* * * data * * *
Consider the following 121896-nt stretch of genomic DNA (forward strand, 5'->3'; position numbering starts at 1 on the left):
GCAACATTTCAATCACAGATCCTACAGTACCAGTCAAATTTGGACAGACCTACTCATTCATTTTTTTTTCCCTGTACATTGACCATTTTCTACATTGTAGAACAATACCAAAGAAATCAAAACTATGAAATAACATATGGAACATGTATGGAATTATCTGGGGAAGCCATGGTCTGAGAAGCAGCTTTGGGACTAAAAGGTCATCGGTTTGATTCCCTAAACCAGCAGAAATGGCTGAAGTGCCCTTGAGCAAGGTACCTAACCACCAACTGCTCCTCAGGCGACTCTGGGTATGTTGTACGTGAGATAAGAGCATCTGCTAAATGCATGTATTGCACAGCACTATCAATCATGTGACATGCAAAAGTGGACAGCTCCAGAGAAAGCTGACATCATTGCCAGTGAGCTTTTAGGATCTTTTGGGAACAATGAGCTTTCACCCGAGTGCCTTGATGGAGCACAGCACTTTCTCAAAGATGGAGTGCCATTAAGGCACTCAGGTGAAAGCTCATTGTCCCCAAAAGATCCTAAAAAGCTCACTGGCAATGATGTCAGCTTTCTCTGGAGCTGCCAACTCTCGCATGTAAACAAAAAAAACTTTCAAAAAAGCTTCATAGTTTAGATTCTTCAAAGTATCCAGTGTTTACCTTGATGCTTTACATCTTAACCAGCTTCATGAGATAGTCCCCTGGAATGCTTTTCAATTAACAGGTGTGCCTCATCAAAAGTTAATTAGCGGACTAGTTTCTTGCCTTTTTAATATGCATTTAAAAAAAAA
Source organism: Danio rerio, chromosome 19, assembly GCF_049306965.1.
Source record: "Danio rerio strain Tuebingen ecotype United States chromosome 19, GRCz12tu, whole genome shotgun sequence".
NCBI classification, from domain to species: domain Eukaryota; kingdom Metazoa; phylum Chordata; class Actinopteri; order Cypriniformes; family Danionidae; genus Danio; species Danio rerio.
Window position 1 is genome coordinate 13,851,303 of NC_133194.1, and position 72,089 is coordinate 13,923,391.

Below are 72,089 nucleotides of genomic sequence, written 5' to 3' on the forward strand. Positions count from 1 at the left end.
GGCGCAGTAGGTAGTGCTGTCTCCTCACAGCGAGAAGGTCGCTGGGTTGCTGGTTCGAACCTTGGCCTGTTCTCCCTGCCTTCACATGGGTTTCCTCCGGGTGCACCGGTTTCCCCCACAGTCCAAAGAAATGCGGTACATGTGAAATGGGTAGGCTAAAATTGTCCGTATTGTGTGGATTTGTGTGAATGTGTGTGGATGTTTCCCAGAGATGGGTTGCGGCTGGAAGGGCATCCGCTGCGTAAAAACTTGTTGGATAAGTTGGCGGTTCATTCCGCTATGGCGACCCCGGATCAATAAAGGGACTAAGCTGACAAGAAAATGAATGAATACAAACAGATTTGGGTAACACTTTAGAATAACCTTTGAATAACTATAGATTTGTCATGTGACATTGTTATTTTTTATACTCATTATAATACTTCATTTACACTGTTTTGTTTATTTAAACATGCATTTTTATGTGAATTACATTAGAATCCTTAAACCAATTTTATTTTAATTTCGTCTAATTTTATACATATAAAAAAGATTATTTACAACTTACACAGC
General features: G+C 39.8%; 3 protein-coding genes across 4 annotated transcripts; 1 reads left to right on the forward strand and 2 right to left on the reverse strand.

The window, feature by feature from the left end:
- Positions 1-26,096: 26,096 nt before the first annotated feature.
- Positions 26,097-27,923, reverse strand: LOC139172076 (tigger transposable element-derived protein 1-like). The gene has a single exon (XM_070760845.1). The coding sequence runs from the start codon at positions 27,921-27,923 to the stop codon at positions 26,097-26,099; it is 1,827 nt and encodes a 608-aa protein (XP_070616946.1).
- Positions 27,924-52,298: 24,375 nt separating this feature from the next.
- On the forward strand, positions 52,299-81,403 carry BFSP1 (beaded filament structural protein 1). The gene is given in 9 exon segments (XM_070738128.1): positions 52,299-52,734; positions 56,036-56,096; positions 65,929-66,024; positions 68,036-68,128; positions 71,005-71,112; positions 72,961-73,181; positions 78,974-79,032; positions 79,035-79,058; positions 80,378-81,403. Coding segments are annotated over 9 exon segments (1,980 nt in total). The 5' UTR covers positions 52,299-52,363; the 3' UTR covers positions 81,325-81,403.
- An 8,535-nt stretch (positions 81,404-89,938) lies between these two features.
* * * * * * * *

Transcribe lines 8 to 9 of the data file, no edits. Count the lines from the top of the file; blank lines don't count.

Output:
GGCGCAGTAGGTAGTGCTGTCTCCTCACAGCGAGAAGGTCGCTGGGTTGCTGGTTCGAACCTTGGCCTGTTCTCCCTGCCTTCACATGGGTTTCCTCCGGGTGCACCGGTTTCCCCCACAGTCCAAAGAAATGCGGTACATGTGAAATGGGTAGGCTAAAATTGTCCGTATTGTGTGGATTTGTGTGAATGTGTGTGGATGTTTCCCAGAGATGGGTTGCGGCTGGAAGGGCATCCGCTGCGTAAAAACTTGTTGGATAAGTTGGCGGTTCATTCCGCTATGGCGACCCCGGATCAATAAAGGGACTAAGCTGACAAGAAAATGAATGAATACAAACAGATTTGGGTAACACTTTAGAATAACCTTTGAATAACTATAGATTTGTCATGTGACATTGTTATTTTTTATACTCATTATAATACTTCATTTACACTGTTTTGTTTATTTAAACATGCATTTTTATGTGAATTACATTAGAATCCTTAAACCAATTTTATTTTAATTTCGTCTAATTTTATACATATAAAAAAGATTATTTACAACTTACACAGC
General features: G+C 39.8%; 3 protein-coding genes across 4 annotated transcripts; 1 reads left to right on the forward strand and 2 right to left on the reverse strand.